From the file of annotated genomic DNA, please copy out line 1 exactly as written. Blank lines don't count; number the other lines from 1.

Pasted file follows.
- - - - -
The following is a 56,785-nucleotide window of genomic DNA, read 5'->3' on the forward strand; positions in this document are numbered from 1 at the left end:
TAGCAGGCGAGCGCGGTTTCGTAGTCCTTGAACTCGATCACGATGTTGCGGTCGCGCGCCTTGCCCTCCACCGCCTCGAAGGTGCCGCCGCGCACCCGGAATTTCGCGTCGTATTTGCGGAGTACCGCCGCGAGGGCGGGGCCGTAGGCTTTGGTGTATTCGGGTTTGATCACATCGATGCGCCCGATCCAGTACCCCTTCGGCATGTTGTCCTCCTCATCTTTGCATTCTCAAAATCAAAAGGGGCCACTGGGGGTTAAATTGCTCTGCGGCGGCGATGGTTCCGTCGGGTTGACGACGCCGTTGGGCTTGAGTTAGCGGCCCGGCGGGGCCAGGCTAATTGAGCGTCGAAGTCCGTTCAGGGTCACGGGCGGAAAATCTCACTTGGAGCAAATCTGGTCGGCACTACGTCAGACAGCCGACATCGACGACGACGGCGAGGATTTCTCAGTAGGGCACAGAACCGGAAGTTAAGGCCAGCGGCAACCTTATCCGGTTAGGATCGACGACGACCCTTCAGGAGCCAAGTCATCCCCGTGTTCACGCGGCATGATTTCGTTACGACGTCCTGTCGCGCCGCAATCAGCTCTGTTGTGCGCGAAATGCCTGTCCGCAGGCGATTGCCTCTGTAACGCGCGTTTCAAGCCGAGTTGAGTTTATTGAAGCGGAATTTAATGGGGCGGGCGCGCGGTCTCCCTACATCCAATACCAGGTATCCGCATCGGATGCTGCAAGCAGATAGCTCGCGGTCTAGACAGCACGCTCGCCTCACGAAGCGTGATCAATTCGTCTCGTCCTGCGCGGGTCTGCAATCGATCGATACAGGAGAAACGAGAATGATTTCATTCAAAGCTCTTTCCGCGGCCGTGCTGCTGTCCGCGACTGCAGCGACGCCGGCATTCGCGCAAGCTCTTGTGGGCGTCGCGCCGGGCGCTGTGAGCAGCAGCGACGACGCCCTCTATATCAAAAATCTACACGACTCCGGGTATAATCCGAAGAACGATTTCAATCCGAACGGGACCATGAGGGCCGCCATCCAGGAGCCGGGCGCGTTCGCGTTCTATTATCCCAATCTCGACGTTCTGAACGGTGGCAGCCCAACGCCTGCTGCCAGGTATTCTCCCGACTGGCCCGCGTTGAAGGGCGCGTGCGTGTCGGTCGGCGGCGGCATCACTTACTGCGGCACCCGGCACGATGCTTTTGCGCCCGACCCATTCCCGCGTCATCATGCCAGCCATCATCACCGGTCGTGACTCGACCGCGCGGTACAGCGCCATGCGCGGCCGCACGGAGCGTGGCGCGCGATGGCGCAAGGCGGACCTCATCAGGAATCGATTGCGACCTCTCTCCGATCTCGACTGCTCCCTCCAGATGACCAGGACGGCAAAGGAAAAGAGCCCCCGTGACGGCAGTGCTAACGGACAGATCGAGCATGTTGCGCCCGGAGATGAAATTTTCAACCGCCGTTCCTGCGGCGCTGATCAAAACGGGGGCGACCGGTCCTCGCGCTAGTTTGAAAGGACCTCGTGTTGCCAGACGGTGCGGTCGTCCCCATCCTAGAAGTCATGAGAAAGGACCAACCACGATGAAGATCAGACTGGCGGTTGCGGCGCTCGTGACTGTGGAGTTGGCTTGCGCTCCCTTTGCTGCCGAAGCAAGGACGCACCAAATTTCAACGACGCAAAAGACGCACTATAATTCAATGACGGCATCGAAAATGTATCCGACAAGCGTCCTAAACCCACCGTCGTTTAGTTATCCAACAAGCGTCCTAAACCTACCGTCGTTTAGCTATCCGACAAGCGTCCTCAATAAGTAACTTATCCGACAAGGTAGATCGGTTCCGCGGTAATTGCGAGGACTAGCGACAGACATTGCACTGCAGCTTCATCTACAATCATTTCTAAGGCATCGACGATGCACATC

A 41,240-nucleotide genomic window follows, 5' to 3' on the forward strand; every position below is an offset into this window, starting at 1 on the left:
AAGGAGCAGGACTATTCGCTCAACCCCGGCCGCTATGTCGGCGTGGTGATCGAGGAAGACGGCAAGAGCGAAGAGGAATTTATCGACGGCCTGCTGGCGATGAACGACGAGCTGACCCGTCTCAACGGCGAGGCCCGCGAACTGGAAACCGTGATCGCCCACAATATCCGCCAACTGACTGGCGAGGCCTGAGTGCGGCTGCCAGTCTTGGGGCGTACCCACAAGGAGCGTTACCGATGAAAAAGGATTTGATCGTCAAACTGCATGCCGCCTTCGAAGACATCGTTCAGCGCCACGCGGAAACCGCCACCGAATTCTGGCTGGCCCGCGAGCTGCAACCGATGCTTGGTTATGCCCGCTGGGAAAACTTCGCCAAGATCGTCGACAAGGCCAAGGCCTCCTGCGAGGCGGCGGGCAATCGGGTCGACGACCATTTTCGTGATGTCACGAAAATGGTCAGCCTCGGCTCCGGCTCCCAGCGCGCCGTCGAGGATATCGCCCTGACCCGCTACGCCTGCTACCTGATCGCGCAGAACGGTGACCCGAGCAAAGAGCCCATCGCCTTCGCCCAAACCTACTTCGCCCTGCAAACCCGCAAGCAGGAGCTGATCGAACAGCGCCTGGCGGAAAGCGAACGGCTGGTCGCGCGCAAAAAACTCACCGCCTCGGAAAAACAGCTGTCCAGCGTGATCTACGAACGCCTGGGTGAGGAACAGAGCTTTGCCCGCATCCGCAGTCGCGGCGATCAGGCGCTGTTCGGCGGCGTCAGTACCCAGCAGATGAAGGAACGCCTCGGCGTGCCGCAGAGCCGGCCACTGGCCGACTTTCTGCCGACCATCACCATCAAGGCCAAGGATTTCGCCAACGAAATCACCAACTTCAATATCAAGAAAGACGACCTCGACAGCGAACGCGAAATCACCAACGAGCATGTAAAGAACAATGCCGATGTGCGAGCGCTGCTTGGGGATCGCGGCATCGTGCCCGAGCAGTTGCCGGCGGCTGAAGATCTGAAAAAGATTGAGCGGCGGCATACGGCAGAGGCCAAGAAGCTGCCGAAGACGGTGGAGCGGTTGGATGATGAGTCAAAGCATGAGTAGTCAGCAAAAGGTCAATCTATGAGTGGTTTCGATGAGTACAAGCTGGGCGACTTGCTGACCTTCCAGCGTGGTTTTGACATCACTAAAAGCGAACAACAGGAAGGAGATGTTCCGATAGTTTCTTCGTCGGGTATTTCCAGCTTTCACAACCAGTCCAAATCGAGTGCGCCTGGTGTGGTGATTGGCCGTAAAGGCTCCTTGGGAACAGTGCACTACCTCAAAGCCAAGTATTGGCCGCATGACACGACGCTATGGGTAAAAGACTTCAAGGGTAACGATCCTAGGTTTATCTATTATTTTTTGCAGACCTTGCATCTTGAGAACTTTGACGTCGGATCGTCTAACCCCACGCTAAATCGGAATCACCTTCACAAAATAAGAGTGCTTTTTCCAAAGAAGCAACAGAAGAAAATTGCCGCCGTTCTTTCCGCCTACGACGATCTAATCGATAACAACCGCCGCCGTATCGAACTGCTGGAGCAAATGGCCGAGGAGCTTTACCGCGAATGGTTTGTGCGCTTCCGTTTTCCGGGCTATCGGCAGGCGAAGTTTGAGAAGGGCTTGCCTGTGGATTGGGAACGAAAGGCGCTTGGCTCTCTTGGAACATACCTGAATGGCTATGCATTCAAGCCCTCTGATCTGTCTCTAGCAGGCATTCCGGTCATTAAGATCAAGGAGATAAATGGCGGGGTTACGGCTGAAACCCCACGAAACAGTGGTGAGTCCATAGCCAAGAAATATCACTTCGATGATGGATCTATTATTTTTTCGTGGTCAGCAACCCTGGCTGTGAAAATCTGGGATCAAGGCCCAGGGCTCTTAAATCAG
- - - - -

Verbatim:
The following is a 56,785-nucleotide window of genomic DNA, read 5'->3' on the forward strand; positions in this document are numbered from 1 at the left end: